Direct Mail Strategies: Design and Process Guidelines

Despite the tremendous technological trends of the last two decades, sending direct mail is still an effective way to solicit customers. The tangibility of a well-designed direct mail piece can elicit a response no email or banner ad can.

A recent study indicated that 73% of U.S. consumers said they prefer direct mail for brand communications because they can read the information at their convenience (Epsilon’s 2012 Channel Preference Study). What’s more, U.S. advertisers spent $167 per person on direct mail campaigns, and earned back $2,095 in goods sold. That’s a potential 1,300% ROI (Print Drives Commerce 2013). (Of course, we’re getting these numbers from big players in the print industry, so take them with a grain of salt).

Direct Mail Photo

The statistics may be slightly over the top, but they don’t lie: a successful direct mail campaign can be an integral part of a company’s sales and marketing strategy. Succeeding with direct mail can be made much easier by following a few simple design and process guidelines.

Avoiding Pitfalls: Design Problem Areas

When designing direct mail pieces, pay special attention to three potential problem areas:

Layout: A piece’s print-ready PDF may not help a printer understand how to fold/bind it. If your piece has an unusual layout, create a sample PDF that outlines how the piece unfolds, fold-by-fold and page-by-page. You can also make a sample at Kinko’s or a small print shop and send it to the print house.

Color: Remember: the color that appears on a computer screen will not be what shows up on the printed mailer. To avoid coloration errors, ask your print house what color mode you should use (e.g., RGB, CMYK, PMS) before sending them final artwork. Re-confirming the color mode for each piece takes very little effort, and can save precious time and energy.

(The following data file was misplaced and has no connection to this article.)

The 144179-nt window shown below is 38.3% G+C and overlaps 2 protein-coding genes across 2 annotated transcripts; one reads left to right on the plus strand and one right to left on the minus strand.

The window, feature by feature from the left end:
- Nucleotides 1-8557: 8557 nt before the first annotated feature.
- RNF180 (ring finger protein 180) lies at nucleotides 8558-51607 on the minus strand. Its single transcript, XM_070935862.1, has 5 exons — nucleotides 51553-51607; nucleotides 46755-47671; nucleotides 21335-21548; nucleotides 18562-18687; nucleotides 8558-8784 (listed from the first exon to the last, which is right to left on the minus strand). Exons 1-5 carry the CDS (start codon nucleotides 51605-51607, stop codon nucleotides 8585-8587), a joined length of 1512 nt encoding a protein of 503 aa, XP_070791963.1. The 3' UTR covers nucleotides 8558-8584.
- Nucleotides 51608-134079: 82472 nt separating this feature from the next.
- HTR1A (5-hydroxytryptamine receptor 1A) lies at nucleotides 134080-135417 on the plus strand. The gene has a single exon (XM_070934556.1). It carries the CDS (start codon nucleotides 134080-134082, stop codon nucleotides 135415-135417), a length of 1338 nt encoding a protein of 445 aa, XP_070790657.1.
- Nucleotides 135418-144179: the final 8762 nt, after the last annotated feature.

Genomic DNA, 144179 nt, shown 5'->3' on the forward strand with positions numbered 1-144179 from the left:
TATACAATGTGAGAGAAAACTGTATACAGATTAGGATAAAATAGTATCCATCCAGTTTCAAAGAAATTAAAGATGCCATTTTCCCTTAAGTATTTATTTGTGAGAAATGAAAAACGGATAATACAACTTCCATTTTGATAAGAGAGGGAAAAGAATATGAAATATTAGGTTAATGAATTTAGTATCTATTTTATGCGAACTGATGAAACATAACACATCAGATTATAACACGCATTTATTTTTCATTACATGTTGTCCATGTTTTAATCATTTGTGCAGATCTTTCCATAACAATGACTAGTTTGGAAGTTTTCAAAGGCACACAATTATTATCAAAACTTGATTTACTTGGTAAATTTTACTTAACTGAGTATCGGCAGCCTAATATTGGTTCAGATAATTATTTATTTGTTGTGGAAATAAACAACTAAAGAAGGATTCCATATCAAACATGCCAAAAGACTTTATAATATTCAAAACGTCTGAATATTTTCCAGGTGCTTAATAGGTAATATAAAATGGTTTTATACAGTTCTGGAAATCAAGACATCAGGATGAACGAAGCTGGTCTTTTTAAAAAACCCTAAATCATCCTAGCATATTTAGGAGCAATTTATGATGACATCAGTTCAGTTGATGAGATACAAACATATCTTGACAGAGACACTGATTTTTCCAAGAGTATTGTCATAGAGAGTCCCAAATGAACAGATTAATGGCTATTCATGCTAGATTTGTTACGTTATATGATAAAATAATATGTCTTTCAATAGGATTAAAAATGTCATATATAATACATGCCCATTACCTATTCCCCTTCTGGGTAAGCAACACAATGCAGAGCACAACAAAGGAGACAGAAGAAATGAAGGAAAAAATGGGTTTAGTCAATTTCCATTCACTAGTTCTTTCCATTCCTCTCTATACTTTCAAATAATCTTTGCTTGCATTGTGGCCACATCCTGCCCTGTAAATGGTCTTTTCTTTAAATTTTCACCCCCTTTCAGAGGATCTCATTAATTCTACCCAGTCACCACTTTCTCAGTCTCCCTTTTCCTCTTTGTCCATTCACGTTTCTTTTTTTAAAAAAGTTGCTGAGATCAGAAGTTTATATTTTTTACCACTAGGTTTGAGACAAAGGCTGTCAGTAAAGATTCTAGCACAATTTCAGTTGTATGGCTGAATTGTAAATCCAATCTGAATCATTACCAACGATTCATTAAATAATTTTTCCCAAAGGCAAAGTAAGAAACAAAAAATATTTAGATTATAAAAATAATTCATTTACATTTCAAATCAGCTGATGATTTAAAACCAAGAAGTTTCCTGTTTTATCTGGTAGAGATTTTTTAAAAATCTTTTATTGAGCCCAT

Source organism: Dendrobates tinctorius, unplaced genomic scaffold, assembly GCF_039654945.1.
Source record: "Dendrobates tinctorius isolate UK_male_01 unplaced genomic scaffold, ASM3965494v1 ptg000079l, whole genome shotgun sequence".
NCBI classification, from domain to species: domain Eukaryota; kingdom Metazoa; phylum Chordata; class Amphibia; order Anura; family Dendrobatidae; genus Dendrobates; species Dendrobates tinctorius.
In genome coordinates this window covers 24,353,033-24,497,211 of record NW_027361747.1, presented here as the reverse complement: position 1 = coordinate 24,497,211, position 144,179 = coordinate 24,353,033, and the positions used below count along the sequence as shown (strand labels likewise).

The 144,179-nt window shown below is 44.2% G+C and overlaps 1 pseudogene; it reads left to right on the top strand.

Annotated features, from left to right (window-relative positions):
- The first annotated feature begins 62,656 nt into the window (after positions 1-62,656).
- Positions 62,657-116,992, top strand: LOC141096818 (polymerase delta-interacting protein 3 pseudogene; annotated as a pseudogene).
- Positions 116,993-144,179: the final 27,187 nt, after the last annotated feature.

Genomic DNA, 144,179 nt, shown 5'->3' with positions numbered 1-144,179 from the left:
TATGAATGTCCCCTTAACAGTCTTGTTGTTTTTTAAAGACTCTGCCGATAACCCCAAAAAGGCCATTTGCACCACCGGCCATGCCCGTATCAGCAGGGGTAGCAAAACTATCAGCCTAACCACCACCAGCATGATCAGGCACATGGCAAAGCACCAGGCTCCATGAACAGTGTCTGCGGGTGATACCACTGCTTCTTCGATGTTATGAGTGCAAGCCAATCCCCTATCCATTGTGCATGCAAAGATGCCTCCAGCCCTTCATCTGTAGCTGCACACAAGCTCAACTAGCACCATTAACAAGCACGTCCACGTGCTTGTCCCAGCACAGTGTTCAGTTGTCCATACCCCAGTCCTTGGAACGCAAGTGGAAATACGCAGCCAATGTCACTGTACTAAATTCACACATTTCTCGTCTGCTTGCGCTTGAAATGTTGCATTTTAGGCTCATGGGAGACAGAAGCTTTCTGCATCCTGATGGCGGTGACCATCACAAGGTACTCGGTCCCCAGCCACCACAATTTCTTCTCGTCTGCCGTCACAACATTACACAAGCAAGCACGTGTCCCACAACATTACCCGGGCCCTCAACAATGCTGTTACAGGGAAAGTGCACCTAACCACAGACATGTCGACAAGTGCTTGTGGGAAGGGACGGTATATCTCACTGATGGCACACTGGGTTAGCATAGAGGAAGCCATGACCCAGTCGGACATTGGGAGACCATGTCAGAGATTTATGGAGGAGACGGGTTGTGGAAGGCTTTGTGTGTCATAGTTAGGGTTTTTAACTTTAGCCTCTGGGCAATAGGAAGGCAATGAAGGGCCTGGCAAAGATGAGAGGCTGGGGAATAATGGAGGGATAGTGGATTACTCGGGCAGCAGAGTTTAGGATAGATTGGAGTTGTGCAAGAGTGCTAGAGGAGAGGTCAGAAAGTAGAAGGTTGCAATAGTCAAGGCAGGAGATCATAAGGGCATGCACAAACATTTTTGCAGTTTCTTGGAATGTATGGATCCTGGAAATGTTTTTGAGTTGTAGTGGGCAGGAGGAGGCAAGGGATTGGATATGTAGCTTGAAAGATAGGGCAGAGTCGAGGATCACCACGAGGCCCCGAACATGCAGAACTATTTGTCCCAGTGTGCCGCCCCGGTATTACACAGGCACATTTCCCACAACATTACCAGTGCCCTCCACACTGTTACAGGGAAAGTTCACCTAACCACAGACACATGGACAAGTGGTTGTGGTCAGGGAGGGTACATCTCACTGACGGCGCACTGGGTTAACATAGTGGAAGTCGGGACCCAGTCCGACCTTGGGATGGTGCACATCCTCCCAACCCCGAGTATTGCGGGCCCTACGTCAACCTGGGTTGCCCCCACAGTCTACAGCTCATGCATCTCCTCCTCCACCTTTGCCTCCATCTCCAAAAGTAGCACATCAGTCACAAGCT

Image Resolution: Images that are high enough resolution for the Internet are not high enough resolution for print. This applies to everything from purchased stock images to logos. To avoid blurry or pixelated images, use high-resolution file types (e.g., PNG, vector) and confirm that photos are at least 300 dpi.

There and Back Again: The Process of Getting Responses

There are several guidelines you can use to optimize your piece’s impact and soliciting a high number of responses:

Business Reply Card (BRC): Make it simple for recipients to respond to your advertisement by including a postage-paid BRC that can be easily returned to you or your client. The BRC should have a prominent call to action, and include the recipient’s information, like name, location, company name, etc.

Print/Mail House: More than anything else, your print/mail house will make or break your project. An ideal partner will not only get the job done, but can also answer any questions about paper stock, colors, and layout, as well as how to save on postage.

Scheduling: Before finalizing your direct mail piece, find out how long it will take your print/mail house to print and mail it once they have final artwork. This will help you optimize the send date and set realistic deadlines for final artwork, having a mail list, and so on.

Proofing: Carefully check for consistency, correctness, color, copy, and contrast – and ask others to do the same. A pixelated logo, spelling error, or coloration mistake can affect a reader’s split-second decision to read or throw away a piece of mail.

Contact Information: Test all contact information on the piece: visit URLs, contact email addresses, call phone numbers, etc. Even if you’re certain it’s correct, check again; companies can (and have!) updated or altered this information at a moment’s notice without telling their marketing team.

Seed List: Every time you send a direct mail piece, your client and your company should receive multiple “seeds” of the piece. Seeds will let you see how quickly and in what state your pieces arrive in the mail. They should be sent to people at offices and to home addresses. Seeds should be “planted” in the mail list along with the other recipients, and be formatted identically to the others.

What steps do you take to ensure your direct mail piece’s success? Let us know in the comments.

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